And Putin is counting on that, and more.  He knows that not only is there no real support for serious economic sanctions in Europe, those sanctions aren’t really supported by business and banking interests here in the United States.  Particularly those with interests in Russia and its aligned countries.  And he knows that, after two unresolved conflicts and countless treasure in Iraq and Afghanistan, the American people will not support committing military assets in Crimea.  So he’s safe in pushing his advantage.

This is great for the GOP, right?  Putin grabs for more, big win in the midterms, followed by a complete stomping of the Democrats in 2016? Conservative paradise in 2017?  Moderates and liberals get ready to hide the children and the womenfolk?

Perhaps. But it’s also possible we will see something different; a cranky electorate that is more than ready to punish Mr. Obama for his flaws, but is tired of the endless and infantile carping.  If that’s the case, then the door is open for any candidate who appears to be a rational, experienced adult.  There are those people out there, in both parties, they just don’t shout as loudly.

With any luck, that could be Putin’s President.  I love irony.

Michael Liss (Moderate Moderator)

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Thursday, March 13, 2014

What the Ghost of FDR Could Show Bill de Blasio and CPAC

What the Ghost of FDR Could Show Bill de Blasio and CPAC

81 years ago this week, the newly inaugurated Franklin Delano Roosevelt, having just instituted an emergency nationwide bank holiday, gave his first Fireside Chat. 

It was a beauty. In plain language, he spoke directly to the American people. He did quietly, deliberately, almost intimately.  There had been a massive run on the banks, and even healthy ones were running out of money to give to depositors.  By closing the bank’s doors for a short time, they could determine which were sound, and which had been fatally wounded by speculation or bad luck. In the next few days, FDR said, they would begin to reopen, first in the 12 cities where there were Federal Reserve Banks, and then in other places.  

FDR didn’t condescend and he didn’t minimize the pain and anxieties of his listeners. I owe this in particular because of the fortitude and good temper with which everybody has accepted the inconvenience and hardships of the banking holiday.”  He told them the truth, “I do not promise you that every bank will be reopened or that individual losses will not be suffered, but there will be no losses that possibly could be avoided..”  He thanked them for their trust, I can never be sufficiently grateful to the people for the loyal support they have given me in their acceptance of the judgment that has dictated our course, even though all of our processes may not have seemed clear to them.”

He treated them like adults, as partners in the solution.  The people, rich or poor, great or small, would be the ultimate engine of success, (a)fter all there is an element in the readjustment of our financial system more important than currency, more important than gold, and that is the confidence of the people. Confidence and courage are the essentials of success in carrying out our plan. You people must have faith; you must not be stampeded by rumors or guesses. Let us unite in banishing fear.”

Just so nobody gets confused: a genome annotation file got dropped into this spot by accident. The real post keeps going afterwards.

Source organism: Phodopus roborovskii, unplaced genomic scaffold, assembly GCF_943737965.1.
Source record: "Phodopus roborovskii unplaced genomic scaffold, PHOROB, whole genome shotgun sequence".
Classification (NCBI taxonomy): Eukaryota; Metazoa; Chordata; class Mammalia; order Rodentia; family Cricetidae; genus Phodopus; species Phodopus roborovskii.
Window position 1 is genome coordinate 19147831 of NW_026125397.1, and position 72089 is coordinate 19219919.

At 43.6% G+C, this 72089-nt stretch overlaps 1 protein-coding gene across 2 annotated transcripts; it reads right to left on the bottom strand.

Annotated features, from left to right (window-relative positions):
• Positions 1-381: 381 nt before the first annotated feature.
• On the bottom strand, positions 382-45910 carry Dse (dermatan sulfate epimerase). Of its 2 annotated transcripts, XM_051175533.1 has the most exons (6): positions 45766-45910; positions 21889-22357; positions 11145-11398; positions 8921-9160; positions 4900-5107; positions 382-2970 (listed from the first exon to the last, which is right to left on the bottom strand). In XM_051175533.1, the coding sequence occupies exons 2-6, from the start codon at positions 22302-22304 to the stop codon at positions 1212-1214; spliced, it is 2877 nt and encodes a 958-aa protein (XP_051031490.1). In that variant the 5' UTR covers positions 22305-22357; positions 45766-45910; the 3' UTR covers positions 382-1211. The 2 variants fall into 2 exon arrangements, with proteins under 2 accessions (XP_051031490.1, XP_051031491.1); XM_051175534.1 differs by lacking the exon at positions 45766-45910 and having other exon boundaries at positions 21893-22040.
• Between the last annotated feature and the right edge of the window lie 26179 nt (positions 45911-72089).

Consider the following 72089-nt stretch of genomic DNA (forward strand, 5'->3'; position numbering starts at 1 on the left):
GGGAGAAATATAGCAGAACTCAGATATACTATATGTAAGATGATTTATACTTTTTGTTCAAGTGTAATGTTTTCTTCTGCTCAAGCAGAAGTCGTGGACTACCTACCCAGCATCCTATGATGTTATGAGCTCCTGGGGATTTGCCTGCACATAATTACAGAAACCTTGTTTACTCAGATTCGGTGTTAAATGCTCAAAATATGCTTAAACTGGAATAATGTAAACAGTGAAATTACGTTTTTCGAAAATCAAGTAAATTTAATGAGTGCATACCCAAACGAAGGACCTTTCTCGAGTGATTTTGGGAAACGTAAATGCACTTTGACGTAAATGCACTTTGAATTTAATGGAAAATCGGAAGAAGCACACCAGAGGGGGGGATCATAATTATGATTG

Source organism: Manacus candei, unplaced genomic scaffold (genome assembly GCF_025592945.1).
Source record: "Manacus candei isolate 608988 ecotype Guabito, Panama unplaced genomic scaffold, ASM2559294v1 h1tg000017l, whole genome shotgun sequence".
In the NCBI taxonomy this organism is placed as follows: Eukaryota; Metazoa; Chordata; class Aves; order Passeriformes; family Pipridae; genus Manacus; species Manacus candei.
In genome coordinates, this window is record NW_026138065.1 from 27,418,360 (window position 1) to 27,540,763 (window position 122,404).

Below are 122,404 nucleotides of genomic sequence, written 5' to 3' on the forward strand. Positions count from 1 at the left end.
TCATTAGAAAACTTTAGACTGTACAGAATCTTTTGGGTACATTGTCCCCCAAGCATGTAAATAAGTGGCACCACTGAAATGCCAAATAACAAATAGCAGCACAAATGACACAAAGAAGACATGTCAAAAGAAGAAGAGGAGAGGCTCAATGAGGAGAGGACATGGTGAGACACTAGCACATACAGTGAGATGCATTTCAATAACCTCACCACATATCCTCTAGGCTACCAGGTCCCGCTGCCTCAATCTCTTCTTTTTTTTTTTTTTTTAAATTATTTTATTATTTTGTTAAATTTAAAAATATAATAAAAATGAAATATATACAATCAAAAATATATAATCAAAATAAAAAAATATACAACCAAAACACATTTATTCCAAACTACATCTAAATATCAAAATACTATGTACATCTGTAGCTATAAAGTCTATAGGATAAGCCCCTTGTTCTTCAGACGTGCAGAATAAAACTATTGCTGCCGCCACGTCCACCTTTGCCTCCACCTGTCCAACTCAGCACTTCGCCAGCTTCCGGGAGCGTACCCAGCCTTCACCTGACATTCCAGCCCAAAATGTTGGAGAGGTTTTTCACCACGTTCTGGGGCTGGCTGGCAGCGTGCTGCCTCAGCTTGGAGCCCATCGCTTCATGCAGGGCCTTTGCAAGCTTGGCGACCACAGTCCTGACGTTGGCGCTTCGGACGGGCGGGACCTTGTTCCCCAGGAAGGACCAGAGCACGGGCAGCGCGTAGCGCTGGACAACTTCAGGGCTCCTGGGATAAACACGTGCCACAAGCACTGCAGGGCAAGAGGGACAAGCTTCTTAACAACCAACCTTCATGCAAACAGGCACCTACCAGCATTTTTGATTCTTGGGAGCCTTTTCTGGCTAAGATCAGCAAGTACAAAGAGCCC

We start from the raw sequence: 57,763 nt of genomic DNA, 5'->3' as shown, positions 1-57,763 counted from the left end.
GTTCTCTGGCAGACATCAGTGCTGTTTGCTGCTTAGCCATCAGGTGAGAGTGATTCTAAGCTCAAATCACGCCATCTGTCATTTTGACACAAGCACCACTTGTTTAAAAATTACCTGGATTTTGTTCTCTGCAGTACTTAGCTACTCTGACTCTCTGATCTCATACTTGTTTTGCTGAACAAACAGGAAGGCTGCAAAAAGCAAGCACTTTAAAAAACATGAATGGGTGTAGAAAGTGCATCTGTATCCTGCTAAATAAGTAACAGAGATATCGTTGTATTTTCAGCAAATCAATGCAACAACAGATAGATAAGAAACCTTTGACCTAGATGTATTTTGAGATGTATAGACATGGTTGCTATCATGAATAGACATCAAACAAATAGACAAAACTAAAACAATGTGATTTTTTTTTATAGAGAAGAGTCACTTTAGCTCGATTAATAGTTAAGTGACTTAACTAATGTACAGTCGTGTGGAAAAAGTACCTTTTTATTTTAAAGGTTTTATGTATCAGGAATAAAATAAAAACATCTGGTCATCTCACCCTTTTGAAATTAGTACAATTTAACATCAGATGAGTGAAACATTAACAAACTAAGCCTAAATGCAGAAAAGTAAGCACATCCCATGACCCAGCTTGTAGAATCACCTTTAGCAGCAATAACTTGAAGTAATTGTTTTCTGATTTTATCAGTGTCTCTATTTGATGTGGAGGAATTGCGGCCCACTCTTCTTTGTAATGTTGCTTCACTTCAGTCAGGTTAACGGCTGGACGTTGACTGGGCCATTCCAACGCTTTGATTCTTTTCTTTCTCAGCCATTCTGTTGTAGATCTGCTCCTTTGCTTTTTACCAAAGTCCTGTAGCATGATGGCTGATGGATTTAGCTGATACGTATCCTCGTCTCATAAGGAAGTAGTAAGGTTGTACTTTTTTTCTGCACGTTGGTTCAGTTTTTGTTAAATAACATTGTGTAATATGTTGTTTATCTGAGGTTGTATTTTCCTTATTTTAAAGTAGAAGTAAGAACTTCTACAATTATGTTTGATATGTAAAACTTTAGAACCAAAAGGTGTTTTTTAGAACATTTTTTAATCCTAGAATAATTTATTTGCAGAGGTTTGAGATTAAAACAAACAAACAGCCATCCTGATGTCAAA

I thought about FDR’s chat when I came across a two rather startling set of polling numbers.

In the first, 52 percent of respondents agreed with the statement, “Nearly 70 years after the end of World War II, it’s time for our European, Asian and other allies to provide for their own defense.”  Only 37 percent agreed that, “As the world’s only superpower, the U.S. needs to continue to bear the responsibility of protecting our allies.”

In the second, only two months into his term as New York City Mayor, and just 4 months after he got more than 73% of the vote, Bill de Blasio has a 39% approval rating.  Or, put in simpler terms, you could say that Bill has managed to lose the support of roughly one-half of one percent of New Yorkers for each day he’s been in office. 

You might have thought that those two results came from the same poll; left-leaning, pacifist Manhattanites made crazy by the vortex of polar air and bad plowing.  But they don’t.  The first poll was taken at CPAC, the annual Obama-bashing hootenanny of conservatives.  Reliable reports indicate the only two New Yorkers in sight were Donald Trump’s hair and Donald Trump’s mouth.

How does a liberal Democrat lose the support of a liberal electorate so fast?  The same way that a meeting of right-wingers merrily flinging red meat could have a military and international tilt that seems, well, so not-very-right-wing.  It turns out that both CPAC and Bill de Blasio, and to a very considerable extent, the political parties that reflect their views, could stand to spend a little time learning something FDR knew intuitively; the trick to governing, at whatever level, is to identify a problem, show understanding of the impact on the average citizen, ask for and be respectful of their support,  and be authoritative in offering solutions. 

What has Bill done wrong beyond forgetting that in New York, after the first eight hours, people like their snow-piles in Vermont?  Substantively, not all that much.  His two most important appointees, Bill Bratton for Police Commissioner, and Carmen Farina for School’s Chancellor, are generally acknowledged to be experienced, knowledgeable, and competent.